The province’s police watchdog has cleared London police of any wrongdoing after a 21-year-old man was seriously injured after he jumped and fell four floors from the balcony of his King Street apartment during an interaction with officers last year.
Police responded to the scene at an apartment building in the 700 block of King Street around 11:20 a.m. on Sept. 24, 2020.
According to the SIU, police had been called there by the 21-year-old complainant, who said another man, 22, was in his eighth-floor apartment, in breach of conditions not to be there.
Two officers arrived 13 minutes later and were allowed into the unit by the complainant, who the SIU notes was heard sobbing by the officers before they entered.
Upon learning that the 22-year-old man had a warrant out for his arrest, officers took the man into custody, prompting the complainant to break down crying, saying the two had reconciled, that he didn’t want the other man to be arrested, and that he thought police would give him a chance to explain this change in circumstances, the SIU says.
As the two officers began to lead the 22-year-old out of the unit, one officer asked the complainant whether he was all right. The complainant replied that he was, and police continued escorting the other man out of the apartment building.
Around 11:45 a.m., after officers had left, the SIU says the complainant tried to kill himself by jumping from his eighth-floor balcony. The man fell four stories before landing on a fourth-floor ledge, fracturing his pelvis. He was later transported to London Health Sciences Centre in critical but stable condition.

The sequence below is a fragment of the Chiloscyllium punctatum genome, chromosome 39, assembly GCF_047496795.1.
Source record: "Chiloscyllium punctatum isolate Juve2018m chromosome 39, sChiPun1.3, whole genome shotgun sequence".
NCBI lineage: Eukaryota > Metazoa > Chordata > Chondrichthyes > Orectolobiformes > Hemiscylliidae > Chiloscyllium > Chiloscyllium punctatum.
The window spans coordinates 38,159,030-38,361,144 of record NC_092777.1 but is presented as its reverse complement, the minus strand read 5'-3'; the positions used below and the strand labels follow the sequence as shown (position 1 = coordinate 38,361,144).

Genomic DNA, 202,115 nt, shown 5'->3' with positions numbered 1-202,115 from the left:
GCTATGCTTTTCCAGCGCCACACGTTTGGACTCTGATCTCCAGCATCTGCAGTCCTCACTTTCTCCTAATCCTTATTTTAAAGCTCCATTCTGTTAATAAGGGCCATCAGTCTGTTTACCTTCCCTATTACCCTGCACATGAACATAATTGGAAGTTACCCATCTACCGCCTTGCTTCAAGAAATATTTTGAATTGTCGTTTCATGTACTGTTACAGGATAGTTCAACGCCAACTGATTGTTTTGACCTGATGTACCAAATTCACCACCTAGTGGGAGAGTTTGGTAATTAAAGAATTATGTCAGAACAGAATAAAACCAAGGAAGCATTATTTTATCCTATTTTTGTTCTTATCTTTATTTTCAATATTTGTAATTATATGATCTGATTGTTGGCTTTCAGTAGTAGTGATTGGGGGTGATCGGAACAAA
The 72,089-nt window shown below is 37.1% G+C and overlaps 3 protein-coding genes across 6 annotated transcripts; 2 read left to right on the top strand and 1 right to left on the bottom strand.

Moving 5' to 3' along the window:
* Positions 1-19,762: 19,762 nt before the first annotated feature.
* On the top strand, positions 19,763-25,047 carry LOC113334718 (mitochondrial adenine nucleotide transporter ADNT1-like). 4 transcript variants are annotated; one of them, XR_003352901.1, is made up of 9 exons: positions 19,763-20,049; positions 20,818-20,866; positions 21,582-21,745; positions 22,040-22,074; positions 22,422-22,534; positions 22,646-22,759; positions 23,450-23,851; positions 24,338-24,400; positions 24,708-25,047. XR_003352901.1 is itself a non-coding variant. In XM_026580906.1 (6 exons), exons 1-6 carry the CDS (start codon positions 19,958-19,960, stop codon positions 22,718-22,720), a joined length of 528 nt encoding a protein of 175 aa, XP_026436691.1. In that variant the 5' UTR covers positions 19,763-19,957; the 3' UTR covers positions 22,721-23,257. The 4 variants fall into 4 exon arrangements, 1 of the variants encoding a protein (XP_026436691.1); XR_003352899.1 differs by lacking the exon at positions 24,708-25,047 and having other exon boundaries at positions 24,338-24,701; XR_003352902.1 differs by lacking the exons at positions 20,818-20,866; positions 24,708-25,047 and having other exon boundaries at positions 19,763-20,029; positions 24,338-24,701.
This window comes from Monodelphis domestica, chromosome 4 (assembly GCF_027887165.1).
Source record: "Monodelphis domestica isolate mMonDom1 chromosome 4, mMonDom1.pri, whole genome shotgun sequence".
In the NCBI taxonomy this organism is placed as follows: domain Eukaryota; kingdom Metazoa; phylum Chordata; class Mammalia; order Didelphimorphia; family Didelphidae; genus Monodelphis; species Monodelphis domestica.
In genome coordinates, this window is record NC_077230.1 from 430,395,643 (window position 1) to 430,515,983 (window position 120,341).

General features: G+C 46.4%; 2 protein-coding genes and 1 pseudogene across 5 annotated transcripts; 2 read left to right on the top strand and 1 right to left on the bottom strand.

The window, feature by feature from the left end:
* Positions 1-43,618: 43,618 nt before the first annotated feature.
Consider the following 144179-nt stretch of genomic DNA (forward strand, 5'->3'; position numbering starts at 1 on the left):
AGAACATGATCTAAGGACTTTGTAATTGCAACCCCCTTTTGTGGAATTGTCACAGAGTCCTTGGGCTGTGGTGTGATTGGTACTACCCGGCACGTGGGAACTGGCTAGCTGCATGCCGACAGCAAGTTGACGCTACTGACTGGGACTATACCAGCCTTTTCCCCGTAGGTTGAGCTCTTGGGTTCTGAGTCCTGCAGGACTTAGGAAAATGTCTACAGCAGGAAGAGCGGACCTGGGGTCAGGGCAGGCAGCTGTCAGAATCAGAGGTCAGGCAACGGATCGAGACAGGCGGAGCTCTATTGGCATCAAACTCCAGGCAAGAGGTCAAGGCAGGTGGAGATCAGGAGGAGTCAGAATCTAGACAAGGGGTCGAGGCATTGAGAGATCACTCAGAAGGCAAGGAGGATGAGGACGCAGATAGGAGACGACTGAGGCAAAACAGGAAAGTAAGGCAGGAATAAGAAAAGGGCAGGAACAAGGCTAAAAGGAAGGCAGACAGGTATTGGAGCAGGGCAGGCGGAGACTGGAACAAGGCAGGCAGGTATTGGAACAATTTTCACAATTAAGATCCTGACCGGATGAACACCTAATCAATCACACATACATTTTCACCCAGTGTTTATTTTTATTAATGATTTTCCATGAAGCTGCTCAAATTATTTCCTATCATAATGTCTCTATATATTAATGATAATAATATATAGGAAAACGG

In his decision, SIU director Joseph Martino says the three officers at the scene when the man fell — one arrived later and was outside — were “in no way physically responsible for the complainant’s falling.”
Martino says as far as potential criminal liability, the issue turns to whether there had been a failure on the part of the officers to act that caused or contributed to the injuries the complainant had sustained “and, if so, whether those failures attract criminal sanction.”
The offence at hand, Martino says, would be criminal negligence causing bodily harm.
“This offence is premised, in part, on conduct that amounts to a marked and substantial departure from the standard of care which a reasonable person would have exercised in the circumstances,” he writes.
“In my view, there is insufficient evidence to reasonably conclude that the officers who attended at the complainant’s apartment to arrest (the 22-year-old) transgressed the limits of care prescribed by the criminal law.”
The officers were not present when the man decided to jump, and were not neglectful in failing to take measures to prevent him from trying to harm himself, Martino said, highlighting that one officer had asked the complainant whether he was all right.
In addition, Martino says the complainant had no history of being suicidal or having mental illness, and that his crying alone would not have justified officers apprehending him for his own protection under the Mental Health Act.
“Simply put, the officers had no reason to suspect that the Complainant, upset though he was, presented a foreseeable risk of harm to himself or others, and therefore no reason to exercise any heightened caution in relation to his well-being,” Martino says.
The SIU says it interviewed all three officers and obtained their notes, and interviewed four civilian witnesses, including the man taken into custody.
If you or someone you know is in crisis and needs help, resources are available. In case of an emergency, please call 911 for immediate help.
For a directory of support services in your area, visit the Canadian Association for Suicide Prevention.
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